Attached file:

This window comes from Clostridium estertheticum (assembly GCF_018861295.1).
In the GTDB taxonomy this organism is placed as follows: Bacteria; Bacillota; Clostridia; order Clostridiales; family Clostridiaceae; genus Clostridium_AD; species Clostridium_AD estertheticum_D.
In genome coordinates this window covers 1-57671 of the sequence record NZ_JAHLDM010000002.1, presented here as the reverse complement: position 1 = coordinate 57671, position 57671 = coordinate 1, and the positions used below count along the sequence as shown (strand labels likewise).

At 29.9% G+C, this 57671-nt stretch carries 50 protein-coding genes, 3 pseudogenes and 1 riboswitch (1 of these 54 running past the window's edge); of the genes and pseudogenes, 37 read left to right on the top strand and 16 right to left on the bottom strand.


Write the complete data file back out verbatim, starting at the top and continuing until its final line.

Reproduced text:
This window comes from Clostridium estertheticum (assembly GCF_018861295.1).
In the GTDB taxonomy this organism is placed as follows: Bacteria; Bacillota; Clostridia; order Clostridiales; family Clostridiaceae; genus Clostridium_AD; species Clostridium_AD estertheticum_D.
In genome coordinates this window covers 1-57671 of the sequence record NZ_JAHLDM010000002.1, presented here as the reverse complement: position 1 = coordinate 57671, position 57671 = coordinate 1, and the positions used below count along the sequence as shown (strand labels likewise).

At 29.9% G+C, this 57671-nt stretch carries 50 protein-coding genes, 3 pseudogenes and 1 riboswitch (1 of these 54 running past the window's edge); of the genes and pseudogenes, 37 read left to right on the top strand and 16 right to left on the bottom strand.